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Metastatic colonisation and chemotherapy response in perinatal neuroectoderm high-risk tumours

We are interested in mechanisms leading to refractory tumour disease. With the ultimate objective of more effective treatments, we focus on chemotherapy response of perinatal high-risk neuroectodermal tumours and in particular the consequences of intra-tumour cellular heterogeneity for the selection and progression of clones responsible for relapse/regrowth.

Background

Cancers diagnosed very early in life generally show discrepancies to most common tumours in adults; by the accumulation of relatively few DNA mutations, the time frame before diagnosis, and notably also with regard to the local microenvironment.

This may in turn affect emergence of dominant tumour clones as well as the process of metastatic colonization, the main topics addressed in this project.

In histological terms, neuroectodermal tumours comprises tumours of both the central or the peripheral nervous systems. These show a spectrum of inter- and intra-tumour heterogeneities regarding abilities to develop into high-risk phenotypes with increased resistance to therapy and metastatic behaviour.

The primary tumour mass has been shown to include cells with an extraordinary capacity for regrowth (often referred to as tumour-initiating cells; “TICs”). Experimentally, the options for in vivo studies of regrowth from such cells (with or without therapeutic intervention), have been limited to xenograft models.

The more recent introduction of orthotropic models, and the use of primary patient tumour material (PDX) have significantly increased the clinical value of such studies. However, a by now well recognised occurrence of a dynamic interplay between tumour cells and their microenvironment leads to a theoretical drawback in attempts to extrapolate results obtained in a non-homologous environment (i.e. studies of a human tumour in a non-human microenvironment), particularly during tumour micro colonisation at secondary site (metastatic colonisation).

Strategy

We combine conventional in vitro approaches with an human surrogate experimental platform, pluripotent stem cell induced teratoma (PSCT) derived from diploid human pluripotent stem cells, an approach originally described by by Tzukerman et al 2006 (Proc Natl Acad Sci U S A 2003;100:13507–12) .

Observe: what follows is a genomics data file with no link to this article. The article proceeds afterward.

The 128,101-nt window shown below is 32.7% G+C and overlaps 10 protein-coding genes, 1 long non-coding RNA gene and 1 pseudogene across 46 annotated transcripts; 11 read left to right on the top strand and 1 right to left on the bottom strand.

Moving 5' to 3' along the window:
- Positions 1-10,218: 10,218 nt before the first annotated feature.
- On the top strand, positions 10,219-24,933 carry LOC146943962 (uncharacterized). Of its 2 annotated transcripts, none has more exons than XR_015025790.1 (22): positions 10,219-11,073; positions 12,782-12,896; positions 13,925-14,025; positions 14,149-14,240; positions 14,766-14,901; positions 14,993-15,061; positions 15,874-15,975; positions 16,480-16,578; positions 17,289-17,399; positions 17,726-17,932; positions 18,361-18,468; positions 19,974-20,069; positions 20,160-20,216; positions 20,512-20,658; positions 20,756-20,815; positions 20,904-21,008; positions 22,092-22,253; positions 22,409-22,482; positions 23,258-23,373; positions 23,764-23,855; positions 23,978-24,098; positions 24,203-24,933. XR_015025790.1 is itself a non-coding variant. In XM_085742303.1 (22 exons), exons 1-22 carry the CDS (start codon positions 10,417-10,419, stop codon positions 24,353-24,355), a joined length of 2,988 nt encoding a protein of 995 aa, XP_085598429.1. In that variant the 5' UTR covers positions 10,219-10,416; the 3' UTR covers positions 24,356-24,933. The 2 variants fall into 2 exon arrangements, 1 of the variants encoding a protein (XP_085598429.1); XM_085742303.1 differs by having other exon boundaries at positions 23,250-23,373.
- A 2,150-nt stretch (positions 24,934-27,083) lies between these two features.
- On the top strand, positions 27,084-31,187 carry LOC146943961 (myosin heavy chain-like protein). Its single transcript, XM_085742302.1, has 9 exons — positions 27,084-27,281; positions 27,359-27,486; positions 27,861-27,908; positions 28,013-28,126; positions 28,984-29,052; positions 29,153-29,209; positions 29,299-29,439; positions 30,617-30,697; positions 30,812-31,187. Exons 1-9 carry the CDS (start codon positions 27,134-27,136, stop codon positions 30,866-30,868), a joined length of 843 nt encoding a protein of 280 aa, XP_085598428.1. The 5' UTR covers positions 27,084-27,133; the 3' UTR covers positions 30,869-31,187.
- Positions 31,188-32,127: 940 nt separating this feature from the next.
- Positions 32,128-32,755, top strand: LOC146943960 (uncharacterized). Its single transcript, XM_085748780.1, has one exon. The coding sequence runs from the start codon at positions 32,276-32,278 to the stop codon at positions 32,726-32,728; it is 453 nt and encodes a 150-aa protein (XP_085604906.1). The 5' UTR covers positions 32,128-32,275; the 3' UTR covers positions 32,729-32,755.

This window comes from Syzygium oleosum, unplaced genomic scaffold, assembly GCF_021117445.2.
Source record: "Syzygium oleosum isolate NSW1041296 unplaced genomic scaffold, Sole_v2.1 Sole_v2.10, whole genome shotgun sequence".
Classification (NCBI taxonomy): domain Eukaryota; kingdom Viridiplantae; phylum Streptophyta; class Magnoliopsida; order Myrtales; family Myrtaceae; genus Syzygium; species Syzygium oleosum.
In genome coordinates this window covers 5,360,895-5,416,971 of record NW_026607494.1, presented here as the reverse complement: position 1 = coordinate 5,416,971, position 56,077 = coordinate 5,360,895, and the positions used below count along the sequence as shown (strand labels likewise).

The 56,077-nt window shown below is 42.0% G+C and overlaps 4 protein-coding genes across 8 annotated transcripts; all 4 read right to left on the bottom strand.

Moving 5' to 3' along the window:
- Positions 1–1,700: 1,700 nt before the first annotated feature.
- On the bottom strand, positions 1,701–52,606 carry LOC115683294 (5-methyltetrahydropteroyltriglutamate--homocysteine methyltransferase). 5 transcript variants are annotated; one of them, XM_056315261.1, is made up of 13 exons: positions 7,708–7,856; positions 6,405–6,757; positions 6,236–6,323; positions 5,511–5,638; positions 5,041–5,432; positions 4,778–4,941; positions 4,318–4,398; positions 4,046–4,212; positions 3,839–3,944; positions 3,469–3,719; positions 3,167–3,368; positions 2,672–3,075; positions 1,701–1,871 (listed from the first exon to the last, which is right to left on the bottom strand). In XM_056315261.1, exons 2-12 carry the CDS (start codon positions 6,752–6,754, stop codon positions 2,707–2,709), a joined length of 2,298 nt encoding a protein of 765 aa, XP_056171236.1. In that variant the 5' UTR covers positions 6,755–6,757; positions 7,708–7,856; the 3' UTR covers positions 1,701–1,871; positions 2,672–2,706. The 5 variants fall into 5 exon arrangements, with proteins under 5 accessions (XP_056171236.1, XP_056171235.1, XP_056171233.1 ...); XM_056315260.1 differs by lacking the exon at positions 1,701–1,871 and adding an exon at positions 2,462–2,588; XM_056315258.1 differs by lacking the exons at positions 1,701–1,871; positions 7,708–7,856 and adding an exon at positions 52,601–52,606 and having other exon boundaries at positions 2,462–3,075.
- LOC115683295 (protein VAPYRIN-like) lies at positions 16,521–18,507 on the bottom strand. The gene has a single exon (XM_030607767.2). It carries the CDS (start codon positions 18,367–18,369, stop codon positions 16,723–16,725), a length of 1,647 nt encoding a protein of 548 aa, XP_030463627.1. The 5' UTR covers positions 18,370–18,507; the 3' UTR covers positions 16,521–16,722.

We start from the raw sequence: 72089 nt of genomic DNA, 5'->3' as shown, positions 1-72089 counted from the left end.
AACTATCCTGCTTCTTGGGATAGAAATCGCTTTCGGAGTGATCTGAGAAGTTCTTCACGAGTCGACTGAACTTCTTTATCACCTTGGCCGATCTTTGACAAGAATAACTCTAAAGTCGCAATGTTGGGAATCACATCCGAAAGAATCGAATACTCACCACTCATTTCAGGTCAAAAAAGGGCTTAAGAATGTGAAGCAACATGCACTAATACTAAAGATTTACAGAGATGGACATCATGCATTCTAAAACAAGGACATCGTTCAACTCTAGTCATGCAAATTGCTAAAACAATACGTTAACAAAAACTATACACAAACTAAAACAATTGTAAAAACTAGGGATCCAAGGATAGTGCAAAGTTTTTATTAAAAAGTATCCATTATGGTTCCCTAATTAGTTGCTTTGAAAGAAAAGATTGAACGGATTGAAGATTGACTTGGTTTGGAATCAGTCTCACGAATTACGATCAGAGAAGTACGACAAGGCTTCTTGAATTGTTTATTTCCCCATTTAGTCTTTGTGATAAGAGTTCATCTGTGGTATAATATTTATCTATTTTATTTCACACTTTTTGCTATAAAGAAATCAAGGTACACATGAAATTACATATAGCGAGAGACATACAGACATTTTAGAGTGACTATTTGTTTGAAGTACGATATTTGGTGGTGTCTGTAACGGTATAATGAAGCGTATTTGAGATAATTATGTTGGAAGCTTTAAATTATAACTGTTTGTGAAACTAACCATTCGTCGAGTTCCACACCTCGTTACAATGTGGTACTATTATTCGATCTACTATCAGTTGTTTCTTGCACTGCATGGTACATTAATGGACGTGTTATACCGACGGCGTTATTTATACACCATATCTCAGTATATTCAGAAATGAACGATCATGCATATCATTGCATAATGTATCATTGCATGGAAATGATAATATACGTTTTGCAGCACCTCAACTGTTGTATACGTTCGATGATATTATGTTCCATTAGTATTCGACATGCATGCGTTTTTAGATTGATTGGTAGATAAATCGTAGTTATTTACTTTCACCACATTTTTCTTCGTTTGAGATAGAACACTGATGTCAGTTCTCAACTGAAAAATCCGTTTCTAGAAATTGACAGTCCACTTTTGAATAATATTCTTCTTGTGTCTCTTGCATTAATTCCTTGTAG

In this experimental in vivo platform, a chaotic but benign mix of human early components (Gertow et al 2004), and for this project of particular interest a protuberant embryonic neural development (Gertow et al 2011), provide unparalleled experimental conditions for in vivo microcolonization (metastatic colonisation) of neuroectodermal tumours in a human homologous setting, (Jamil/Cedervall et al 2013, Jamil et al 2014).

Specific Aims

  1. Investigate metastatic colonisation from patient biopsies using the novel human surrogate in vivo model.

  2. Single cell analysis of chemotherapy resistant subpopulations in vivo and in vitro.
  3. Investigate survival mechanisms of chemotherapy resistant single cells.
  4. Explore strategies to re-sensitize chemotherapy resistant cells to therapy.

Illustrations

Figure 1 - Schematic illustration of the NB-PSCT model

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Figure 1: Photo of HE stained histological slide illustrating the blend of embryonic organoid patterns and tissues in PSCT. Following injection of tumour material (blue arrow), multiple areas of initial outgrowth can be detected from colonisation of migrating tumours cells

Figure 2 - Metastatic colonisation in the NB-PSCT model

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Figure 2: Left: Photo of HE stained NB-PSCT histological slide, two weeks after the injection of biopsy material from three-years old NB patient (boy). Micro colonies can be seen (indicated by “1” and “2” in boxed area). Insert shows higher magnification of the NB colonies. Red arrows indicate presence of blood vessels. Right: FISH analysis of colony “1”; Green signal = Positive identification of Y-chromosomes (from X/Y tumour cells). Double green signal = positive identification of X/X chromosomes (from female derived PSCT cells). Modified from Jamil et al. Int. J. Cancer. 134(7);1630-7.2014.

Group members

Publications (PUBMED)

S Shirazi Fard

Lars Ährlund-Richter